In a society plagued by obesity, diet has become a four-letter word, even though the need for effective weight management strategies has never been greater. An information overload exists concerning what foods should or should not be eaten, much of it conflicting, yet people must eat something.
Since the explosion in popularity of the Atkins diet in the early 1990s, there has been much controversy about the efficacy and long-term health of low carbohydrate diets as compared to low fat diets. A study published in a recent issue of the Annals of Internal Medicine attempts to address some of the issues concerning low-carbohydrate diets and compares the results, in terms of weight loss and cardiovascular health improvements, to a typical low-fat diet as recommended by the American Heart Association.
Low Fat Diet
A low-fat diet is the gold standard diet endorsed by the American Heart Association for weight loss and increased cardiovascular health. The recommendation is to eat a diet with less than 30% of calories coming from fats, including several servings of fruits and vegetables daily, and whole grains rather than processed grains. Participants in the low fat study group followed a similar, calorie-restricted diet with a maximum of 30% of calories coming from fat.
Nutritional guidelines recommend that people get fewer than 30% of their daily calories from fat. For the average 2000-calorie diet, this means eating less than 60 grams of fat each day. For people who are on a low-fat diet, fat intake should be even lower. People may follow low-fat diets for heart health or to lose weight.
The best way to follow a low-fat diet is to eat fresh foods prepared at home, but dining out is becoming increasingly common. If you have kids, and even if you don’t, chances are that you end up eating at fast food restaurants at least once per week.
Thankfully, many fast food restaurants are starting to cater to the dietary needs of their customers, and they are starting to offer a selection of healthier foods. Use the advice below to make healthier choices; the percent at the end of each line is the percentage of calories that come from fat.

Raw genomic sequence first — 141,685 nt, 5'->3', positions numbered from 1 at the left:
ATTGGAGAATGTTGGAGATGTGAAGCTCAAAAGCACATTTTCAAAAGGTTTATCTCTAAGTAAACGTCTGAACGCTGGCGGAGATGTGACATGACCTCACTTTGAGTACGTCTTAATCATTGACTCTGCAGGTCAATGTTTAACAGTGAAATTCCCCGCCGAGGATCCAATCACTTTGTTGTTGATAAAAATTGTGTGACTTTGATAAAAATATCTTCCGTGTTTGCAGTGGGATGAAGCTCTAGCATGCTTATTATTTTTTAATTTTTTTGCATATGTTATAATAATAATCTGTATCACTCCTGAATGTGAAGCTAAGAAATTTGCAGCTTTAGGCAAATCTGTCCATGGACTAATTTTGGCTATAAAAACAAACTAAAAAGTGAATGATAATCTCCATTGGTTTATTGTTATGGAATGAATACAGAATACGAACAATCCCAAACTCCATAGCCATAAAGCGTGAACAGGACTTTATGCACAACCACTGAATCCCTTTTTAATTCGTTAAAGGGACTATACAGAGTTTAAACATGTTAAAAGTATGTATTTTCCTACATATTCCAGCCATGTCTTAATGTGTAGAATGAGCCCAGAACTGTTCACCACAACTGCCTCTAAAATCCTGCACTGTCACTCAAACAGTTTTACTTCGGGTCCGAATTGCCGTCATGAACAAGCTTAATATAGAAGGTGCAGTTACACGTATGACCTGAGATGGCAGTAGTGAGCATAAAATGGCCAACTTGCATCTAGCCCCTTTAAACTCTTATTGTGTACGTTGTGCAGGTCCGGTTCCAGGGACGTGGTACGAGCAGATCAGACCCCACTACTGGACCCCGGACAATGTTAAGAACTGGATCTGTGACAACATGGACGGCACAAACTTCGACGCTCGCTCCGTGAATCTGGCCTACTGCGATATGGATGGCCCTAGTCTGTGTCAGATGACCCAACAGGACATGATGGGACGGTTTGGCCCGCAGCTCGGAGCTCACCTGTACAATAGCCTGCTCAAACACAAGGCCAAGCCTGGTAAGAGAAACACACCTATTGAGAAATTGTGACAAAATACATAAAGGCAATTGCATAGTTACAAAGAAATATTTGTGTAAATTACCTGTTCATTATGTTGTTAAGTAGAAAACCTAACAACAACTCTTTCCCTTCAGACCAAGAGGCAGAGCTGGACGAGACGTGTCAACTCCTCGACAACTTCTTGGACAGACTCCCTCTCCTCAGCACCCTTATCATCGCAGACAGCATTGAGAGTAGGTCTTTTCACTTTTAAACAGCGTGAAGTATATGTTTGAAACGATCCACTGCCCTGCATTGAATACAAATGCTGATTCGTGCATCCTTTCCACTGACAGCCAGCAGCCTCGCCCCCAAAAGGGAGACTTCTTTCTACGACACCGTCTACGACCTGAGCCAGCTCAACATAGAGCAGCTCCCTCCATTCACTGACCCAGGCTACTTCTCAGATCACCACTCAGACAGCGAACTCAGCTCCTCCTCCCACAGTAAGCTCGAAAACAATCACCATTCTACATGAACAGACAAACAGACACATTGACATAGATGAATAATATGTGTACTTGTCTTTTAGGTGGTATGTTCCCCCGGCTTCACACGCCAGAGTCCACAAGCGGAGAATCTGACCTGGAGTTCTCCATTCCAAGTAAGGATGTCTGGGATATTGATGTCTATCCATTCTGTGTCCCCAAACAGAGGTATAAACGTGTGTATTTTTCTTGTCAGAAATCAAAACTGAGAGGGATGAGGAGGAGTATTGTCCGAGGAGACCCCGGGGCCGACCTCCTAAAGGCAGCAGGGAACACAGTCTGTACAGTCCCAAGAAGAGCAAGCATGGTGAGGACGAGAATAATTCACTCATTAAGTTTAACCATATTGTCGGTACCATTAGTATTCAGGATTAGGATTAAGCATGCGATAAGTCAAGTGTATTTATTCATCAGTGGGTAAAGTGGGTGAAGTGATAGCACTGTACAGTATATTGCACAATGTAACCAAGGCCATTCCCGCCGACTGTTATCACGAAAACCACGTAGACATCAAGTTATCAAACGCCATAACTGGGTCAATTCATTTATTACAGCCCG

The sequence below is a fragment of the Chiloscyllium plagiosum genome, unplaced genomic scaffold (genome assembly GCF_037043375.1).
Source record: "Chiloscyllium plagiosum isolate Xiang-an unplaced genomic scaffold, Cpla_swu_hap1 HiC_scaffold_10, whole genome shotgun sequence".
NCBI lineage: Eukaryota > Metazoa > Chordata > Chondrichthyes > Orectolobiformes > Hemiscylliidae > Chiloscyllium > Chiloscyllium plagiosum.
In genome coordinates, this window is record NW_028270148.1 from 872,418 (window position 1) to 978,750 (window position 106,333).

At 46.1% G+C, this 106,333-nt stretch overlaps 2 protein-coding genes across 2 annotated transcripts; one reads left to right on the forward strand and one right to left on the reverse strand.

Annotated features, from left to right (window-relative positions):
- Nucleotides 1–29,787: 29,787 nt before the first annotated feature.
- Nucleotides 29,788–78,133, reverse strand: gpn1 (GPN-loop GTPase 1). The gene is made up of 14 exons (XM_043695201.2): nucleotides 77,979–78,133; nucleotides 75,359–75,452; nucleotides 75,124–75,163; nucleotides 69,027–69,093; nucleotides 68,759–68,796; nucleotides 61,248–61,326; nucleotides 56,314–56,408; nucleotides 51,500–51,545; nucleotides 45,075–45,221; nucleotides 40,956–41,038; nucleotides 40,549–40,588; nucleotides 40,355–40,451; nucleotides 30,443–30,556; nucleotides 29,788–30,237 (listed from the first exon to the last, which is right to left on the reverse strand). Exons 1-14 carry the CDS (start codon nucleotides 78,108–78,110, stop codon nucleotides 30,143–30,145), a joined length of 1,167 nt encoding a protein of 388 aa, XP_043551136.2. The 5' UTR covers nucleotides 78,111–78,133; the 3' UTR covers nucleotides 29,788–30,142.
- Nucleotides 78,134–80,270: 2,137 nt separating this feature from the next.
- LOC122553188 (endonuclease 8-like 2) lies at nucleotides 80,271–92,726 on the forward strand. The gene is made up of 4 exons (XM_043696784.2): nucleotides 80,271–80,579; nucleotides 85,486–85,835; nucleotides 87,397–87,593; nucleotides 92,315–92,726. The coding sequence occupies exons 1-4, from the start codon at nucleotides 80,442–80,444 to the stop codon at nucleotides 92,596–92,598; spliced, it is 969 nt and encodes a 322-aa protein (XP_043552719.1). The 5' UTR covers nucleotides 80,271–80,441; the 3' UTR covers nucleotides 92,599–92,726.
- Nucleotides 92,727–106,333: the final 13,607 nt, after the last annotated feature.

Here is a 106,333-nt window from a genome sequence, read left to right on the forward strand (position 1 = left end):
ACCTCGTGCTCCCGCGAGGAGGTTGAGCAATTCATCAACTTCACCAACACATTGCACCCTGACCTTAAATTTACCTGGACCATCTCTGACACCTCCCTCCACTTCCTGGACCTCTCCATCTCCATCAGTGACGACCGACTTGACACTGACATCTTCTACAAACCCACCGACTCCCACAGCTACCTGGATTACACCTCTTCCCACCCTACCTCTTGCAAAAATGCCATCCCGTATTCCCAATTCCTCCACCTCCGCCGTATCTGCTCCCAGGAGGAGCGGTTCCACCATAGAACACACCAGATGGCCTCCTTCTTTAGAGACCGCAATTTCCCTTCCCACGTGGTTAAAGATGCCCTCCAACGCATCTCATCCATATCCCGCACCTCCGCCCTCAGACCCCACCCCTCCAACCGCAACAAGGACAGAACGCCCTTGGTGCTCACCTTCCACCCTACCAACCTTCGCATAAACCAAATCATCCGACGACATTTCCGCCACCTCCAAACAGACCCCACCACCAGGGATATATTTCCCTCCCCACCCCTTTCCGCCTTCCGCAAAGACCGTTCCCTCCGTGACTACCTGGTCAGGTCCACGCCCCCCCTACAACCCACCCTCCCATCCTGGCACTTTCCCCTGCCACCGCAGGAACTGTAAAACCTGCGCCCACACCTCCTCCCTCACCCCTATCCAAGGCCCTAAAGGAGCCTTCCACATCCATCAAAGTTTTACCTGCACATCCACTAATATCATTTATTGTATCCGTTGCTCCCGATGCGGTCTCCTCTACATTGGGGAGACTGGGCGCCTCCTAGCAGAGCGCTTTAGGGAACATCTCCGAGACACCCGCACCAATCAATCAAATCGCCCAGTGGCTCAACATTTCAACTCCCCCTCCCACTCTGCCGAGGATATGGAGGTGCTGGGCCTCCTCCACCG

Low Carb Diet
Low carbohydrate diets are frequently vilified by the medical establishment, in stark contrast to successful low carb dieters, many of whom are equally vocal in their support for a low carb style of eating.
The low carb diet group followed a protocol which limited daily carbohydrates to 20 grams for the first three months of the diet with an increase of five grams of carbohydrates per day until a stable, desirable weight was achieved.
The most frequent criticism leveled at low carb eating is the acceptance of an unlimited amount of fat, particularly saturated fat, a risk factor for increasing blood cholesterol levels. Researchers attempted to address this concern by comparing cholesterol levels, triglycerides, and blood pressure of both low fat and low carb dieters during the study.
Low Fat Diet Vs. Low Carb Diet Results
The low carb participants showed statistically similar amounts of weight loss as low fat participants at various testing intervals throughout the two-year study. Additionally, at the completion of the study, low carb dieters showed improvements in cholesterol and triglyceride levels coupled with an overall reduction in the risk of cardiovascular disease. Both diets had high rates of attrition over the two-year study, but participants who remained on either diet for the duration demonstrated the benefits of both diets.
Weight loss is possible on either type of diet, but the real secret to long-term weight loss success is compliance. No matter how effective a diet seems to be in the short-term, it is only effective for the duration of the diet. Selecting a diet that can become a lifestyle makes compliance easier and long-term weight management an easier task.